But, in finding what is common, we also find that as disciplines multiply, what they share does not change – we do not actually have to literally study them all to learn what is common. Themes recur: the need for logic, evidence, an open perspective honestly pursuing the complete perspective, methods of proof, well-defined concepts, identification of cause and effect, a rational purpose, a rational pedagogical ordering, intelligent simplicity, a method to adjudicate disputes between practitioners (peer review being a poor shadow of something that would actually be competent), and so on – these things run through every discipline, and so belong to philosophy. It is philosophy’s job to assess whether disciplines are doing these things right or not, and, like a doctor diagnosing and treating a disease, to specify a remedy. Philosophy is no handmaiden, it is the guide, or even the ruler, for philosophy is no more and no less than the formalization of human reason, and all disciplines are subservient to that. This of course presupposes that the particular philosophy being expressed is actually legitimate, for philosophy must be just as much a servant of reason as any other discipline, indeed, it should strive to be the best exemplar, both humble before reason and yet unyielding to nonsense. (Given this lofty role, it seems prudent that philosophers should prove themselves competent at some discipline other than philosophy, before attempting to speak on matters concerning all disciplines, just as a CEO should be competent in at least some of the parts of the business he manages, before presuming to manage them.)

Those disciplines that have no answers to our questions, or only have answers rooted in arbitrary authority, are either corrupted or illegitimate. But in making such an assessment, we recognize that alchemy may have learned some bits to inform chemistry, as astrology may have learned some bits to inform astronomy, and as contemporary psychology may have learned some bits to inform a future and actually sensible discipline of psychology, even while the basic methods of all of these are wholly misguided.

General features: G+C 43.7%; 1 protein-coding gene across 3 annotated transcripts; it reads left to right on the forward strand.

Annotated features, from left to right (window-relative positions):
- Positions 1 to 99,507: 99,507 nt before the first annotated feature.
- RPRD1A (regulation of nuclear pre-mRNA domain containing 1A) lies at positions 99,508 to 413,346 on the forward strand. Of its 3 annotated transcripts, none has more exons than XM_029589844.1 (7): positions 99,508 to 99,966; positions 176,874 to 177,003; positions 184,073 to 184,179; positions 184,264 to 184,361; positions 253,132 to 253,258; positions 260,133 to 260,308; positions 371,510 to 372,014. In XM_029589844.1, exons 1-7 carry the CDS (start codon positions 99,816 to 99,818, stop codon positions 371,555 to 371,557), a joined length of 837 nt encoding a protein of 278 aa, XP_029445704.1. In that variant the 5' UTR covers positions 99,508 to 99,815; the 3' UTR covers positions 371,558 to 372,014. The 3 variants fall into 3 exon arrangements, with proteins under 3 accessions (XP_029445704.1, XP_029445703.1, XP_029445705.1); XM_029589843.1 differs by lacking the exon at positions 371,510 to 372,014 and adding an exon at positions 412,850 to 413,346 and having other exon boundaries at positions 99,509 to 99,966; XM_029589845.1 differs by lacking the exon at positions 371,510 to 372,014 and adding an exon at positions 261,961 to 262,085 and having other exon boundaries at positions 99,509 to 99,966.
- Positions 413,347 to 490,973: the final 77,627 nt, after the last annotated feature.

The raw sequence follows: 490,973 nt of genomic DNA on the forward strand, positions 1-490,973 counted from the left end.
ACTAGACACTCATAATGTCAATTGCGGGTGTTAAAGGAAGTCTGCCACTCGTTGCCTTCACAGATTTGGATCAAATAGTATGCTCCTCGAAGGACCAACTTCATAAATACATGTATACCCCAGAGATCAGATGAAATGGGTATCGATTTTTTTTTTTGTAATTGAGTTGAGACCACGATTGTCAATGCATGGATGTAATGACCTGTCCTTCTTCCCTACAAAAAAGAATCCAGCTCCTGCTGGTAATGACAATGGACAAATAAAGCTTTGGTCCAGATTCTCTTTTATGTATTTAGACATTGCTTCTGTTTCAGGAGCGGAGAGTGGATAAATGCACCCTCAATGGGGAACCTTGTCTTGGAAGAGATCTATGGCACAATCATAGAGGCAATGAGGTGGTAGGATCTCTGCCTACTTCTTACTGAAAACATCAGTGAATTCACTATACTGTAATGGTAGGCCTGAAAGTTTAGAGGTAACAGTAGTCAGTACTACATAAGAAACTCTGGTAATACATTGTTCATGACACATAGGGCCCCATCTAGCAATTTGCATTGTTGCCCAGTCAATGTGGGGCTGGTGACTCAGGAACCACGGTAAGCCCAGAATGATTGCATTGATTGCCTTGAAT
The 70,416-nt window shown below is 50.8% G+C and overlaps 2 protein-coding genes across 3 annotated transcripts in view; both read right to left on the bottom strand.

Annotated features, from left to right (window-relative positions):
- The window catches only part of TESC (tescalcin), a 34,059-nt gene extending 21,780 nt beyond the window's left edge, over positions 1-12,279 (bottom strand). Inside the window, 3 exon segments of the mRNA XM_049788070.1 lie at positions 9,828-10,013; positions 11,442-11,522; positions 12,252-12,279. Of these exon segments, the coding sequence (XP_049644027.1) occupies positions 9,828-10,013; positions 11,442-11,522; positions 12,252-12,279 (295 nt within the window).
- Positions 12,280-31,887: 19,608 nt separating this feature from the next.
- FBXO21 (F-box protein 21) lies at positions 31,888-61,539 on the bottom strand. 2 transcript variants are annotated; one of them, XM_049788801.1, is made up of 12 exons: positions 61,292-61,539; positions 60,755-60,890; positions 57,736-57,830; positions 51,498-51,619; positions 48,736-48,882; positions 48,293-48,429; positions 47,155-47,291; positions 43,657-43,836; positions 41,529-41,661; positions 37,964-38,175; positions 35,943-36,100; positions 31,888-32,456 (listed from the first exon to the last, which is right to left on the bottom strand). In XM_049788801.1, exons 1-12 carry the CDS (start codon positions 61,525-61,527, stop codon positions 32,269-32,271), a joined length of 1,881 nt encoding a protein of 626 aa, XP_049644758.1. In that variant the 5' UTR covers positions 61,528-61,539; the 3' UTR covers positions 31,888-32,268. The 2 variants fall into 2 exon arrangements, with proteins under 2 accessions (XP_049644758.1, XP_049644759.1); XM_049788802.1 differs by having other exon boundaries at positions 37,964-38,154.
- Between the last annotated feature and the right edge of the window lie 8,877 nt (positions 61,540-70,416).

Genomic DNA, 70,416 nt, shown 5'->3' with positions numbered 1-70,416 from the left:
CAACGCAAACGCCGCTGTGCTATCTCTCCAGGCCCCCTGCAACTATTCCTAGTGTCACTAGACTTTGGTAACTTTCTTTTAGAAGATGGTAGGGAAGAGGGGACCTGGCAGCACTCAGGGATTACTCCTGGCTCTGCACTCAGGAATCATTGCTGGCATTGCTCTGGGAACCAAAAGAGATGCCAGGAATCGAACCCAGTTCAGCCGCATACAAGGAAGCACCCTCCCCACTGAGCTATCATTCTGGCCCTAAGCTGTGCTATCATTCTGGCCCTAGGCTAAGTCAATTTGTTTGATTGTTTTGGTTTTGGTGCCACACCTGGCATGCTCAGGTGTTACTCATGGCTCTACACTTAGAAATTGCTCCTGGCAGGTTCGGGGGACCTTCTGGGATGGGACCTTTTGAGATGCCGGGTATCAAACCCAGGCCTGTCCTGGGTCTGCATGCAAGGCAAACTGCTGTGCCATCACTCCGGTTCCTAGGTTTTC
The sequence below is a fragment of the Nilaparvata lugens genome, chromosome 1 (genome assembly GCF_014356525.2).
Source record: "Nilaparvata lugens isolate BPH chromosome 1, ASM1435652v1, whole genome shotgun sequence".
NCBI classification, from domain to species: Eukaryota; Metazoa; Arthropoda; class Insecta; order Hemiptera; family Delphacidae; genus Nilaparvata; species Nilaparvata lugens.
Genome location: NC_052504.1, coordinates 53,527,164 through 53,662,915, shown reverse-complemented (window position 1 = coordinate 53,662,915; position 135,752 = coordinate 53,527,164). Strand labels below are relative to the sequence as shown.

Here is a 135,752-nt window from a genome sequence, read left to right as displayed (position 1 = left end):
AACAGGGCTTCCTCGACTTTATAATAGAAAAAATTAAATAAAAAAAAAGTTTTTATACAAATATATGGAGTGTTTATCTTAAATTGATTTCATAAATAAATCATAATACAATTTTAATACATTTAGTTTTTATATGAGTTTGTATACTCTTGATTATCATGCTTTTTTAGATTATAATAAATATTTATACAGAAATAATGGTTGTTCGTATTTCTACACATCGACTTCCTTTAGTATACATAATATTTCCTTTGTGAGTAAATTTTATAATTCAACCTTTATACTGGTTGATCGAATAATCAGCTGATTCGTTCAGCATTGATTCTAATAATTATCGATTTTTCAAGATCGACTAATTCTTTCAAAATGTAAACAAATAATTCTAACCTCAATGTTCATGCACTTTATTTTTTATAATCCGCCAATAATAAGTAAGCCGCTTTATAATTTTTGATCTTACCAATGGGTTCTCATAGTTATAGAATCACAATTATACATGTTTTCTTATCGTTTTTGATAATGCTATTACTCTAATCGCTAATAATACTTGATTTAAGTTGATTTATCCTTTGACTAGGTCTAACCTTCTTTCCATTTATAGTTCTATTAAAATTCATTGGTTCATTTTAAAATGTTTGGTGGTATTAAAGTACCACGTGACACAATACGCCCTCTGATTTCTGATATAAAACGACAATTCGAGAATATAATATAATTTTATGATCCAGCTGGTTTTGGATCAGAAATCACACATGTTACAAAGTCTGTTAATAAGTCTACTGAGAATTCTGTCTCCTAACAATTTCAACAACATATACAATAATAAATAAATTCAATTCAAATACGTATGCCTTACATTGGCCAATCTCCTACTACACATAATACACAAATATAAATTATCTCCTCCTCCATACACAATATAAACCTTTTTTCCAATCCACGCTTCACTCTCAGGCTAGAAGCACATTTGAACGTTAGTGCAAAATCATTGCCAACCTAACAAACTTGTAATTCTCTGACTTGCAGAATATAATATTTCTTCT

Those questions and answers that are specific to a discipline belong of course solely to that discipline, and the intellectual bridge between philosophy and the discipline we call the philosophy of that discipline. So for example, we have the “philosophy of physics”, or the “philosophy of science”, or the “philosophy of medicine”. In these we link the specific activities of a discipline to the wider project of human knowledge, values, and flourishing, and we explain for the layman what the purpose and value of the activity is, which not only justifies the social investment in that field, but may also inspire him to become a practitioner within it himself. In the philosophies of these various disciplines we feel most acutely the absence of rational philosophy, and therefore perceive one of the urgent activities of a nascent philosophy of reason. In such an ascent, one might remember Francis Bacon and his Novum Organum, and realize that such reformations take time. As we recapitulate the paths our ancestors took to lift us to this point (empirical science), we honor them with our own patience while forging the paths they had neglected (rational morality).

Throughout this process of questioning, we are seeking a systematic, unified, and non-contradictory whole across all disciplines – universal truths about the universe as such and including the universe of Man, fit to be taught at a university, and thus lifting mankind in a constant forward progression: away from our natural barbarism and toward our ultimate destiny as a species.